Army Sgt. Christian Valle, who lost both his legs in Iraq, trots on a white Percheron horse, with help from members of the Old Guard at Arlington, Va.
The soldiers and the horses from the 3rd U.S. Infantry Regiment at Arlington, also known as The Old Guard, are part of a pilot program at the WalterReedArmyMedicalCenter in nearby Washington to see if troops with prosthetic legs can regain some mobility through horseback riding.
The black and white horses usually are used to pull caissons during military funerals at neighboring ArlingtonNationalCemetery.
They are now also being used to help soldiers in their long struggle to learn to walk again, to regain strength and to believe in their new limbs.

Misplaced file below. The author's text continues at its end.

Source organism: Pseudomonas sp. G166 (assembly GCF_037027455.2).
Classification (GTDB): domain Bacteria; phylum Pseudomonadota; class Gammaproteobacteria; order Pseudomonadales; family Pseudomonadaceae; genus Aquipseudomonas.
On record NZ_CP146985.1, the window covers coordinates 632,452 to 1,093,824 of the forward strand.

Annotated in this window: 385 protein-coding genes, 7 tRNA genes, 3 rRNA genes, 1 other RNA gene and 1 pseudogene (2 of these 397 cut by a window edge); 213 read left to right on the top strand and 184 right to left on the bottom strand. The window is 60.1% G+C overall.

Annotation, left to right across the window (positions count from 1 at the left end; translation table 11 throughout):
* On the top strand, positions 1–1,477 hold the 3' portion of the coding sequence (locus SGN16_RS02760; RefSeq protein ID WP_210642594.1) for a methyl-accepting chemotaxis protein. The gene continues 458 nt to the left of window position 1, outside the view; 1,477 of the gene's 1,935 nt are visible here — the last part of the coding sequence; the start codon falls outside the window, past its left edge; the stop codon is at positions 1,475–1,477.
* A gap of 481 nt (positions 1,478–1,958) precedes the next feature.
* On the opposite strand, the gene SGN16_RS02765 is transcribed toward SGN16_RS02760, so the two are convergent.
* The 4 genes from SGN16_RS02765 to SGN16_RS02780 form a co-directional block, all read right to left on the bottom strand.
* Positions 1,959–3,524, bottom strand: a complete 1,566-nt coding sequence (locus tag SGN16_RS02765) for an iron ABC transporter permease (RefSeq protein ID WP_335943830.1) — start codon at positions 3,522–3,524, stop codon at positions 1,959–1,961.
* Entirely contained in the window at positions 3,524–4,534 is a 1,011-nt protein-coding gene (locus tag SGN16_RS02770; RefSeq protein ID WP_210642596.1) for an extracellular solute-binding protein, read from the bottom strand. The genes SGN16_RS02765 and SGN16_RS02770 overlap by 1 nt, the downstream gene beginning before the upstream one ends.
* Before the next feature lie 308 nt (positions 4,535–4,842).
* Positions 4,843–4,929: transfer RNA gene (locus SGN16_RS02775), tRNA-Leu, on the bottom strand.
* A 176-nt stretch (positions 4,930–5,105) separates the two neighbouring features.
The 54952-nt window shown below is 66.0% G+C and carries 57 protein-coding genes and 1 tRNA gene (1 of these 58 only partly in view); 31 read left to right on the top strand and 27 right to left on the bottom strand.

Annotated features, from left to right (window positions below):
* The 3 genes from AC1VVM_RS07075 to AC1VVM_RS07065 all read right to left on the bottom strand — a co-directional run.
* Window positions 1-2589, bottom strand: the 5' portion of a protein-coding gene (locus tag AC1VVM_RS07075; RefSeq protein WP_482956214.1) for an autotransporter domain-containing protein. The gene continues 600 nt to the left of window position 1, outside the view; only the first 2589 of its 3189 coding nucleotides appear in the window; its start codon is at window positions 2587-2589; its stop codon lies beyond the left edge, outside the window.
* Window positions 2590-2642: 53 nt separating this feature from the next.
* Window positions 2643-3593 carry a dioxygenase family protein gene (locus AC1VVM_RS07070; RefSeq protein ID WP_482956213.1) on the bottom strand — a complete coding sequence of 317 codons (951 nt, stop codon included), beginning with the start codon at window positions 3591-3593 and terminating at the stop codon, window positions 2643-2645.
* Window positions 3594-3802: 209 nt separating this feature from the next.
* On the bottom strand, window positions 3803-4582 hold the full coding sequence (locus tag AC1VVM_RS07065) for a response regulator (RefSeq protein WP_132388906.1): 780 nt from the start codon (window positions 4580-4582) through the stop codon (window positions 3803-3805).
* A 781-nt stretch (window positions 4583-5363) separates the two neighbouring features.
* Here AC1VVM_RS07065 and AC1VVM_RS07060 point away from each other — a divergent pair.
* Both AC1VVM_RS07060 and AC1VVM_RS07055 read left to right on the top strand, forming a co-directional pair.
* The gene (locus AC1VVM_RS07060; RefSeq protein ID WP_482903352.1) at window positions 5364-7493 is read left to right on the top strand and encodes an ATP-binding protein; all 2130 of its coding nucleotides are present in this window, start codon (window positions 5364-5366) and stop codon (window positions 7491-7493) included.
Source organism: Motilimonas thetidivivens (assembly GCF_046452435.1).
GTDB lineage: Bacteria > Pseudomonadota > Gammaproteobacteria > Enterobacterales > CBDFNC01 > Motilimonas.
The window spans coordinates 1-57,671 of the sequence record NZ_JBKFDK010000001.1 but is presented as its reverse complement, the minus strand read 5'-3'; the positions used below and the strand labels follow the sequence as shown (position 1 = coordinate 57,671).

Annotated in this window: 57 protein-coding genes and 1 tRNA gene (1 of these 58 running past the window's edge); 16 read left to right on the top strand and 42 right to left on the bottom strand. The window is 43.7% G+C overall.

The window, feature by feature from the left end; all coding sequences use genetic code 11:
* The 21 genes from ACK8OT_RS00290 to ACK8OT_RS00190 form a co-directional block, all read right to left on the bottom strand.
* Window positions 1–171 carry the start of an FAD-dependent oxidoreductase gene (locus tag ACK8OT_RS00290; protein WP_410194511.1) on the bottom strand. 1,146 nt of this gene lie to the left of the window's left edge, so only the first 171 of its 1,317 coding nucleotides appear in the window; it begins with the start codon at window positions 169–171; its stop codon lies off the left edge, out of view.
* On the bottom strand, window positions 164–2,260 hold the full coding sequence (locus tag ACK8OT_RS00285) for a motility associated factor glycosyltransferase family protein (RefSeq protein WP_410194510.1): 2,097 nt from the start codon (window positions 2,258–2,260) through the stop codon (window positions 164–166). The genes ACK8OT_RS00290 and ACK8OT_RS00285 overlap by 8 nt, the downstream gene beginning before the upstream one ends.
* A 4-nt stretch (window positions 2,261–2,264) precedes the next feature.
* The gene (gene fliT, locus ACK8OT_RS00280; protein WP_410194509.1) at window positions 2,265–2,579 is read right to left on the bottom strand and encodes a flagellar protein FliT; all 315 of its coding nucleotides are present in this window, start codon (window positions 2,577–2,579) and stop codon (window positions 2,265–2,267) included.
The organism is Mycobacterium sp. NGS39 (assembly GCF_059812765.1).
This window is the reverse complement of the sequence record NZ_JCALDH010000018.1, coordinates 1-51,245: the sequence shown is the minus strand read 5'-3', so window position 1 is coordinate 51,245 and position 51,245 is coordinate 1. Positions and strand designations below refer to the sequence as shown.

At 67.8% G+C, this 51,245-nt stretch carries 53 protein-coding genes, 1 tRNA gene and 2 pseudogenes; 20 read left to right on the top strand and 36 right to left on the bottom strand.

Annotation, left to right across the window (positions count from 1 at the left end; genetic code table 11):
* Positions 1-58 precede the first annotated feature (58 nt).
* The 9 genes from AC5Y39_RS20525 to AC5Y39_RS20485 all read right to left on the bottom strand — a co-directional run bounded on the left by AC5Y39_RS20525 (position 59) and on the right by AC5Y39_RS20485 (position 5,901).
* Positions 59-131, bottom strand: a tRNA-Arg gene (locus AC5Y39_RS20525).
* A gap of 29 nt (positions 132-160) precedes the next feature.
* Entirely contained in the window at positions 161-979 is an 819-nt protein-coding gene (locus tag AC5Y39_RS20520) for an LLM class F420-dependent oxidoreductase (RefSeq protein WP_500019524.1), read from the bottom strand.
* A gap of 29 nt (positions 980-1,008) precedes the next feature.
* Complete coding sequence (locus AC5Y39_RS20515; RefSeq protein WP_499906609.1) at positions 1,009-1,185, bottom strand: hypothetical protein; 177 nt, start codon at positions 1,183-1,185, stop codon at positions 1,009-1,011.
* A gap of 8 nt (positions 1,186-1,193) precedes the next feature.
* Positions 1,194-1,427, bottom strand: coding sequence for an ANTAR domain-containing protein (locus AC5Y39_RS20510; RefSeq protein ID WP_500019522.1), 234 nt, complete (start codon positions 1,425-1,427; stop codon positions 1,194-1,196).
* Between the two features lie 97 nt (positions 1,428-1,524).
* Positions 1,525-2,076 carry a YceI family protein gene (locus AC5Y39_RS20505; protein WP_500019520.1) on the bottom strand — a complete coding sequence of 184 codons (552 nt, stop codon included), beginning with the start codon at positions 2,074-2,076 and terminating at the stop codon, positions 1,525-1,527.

Therapeutic riding is widely used for people with physical, emotional and mental disabilities, said Mary Jo Beckman, a therapeutic riding instructor.
People and horses walk using the same circular motion in their hips, she said, and riding on the back of a horse can help a person feel and recall that movement.
“Their bodies are getting moved as if they are walking when they are sitting on the horse,” Beckman said.
Spec. Maxwell Ramsey made small kissing sounds as he tried to coax Wylie, a muscular black Percheron horse, over to the platform where the soldier stood.
He swung the metal and plastic limb that is his new left leg over Wylie’s back and sat down in the saddle.
Soldiers from the unit walked alongside Ramsey and Wylie throughout the session in the yard surrounded by the brick stables that house the horses.
“It’s all about soldiers helping soldiers,” said Col. Bob Pricone, commander of the Old Guard.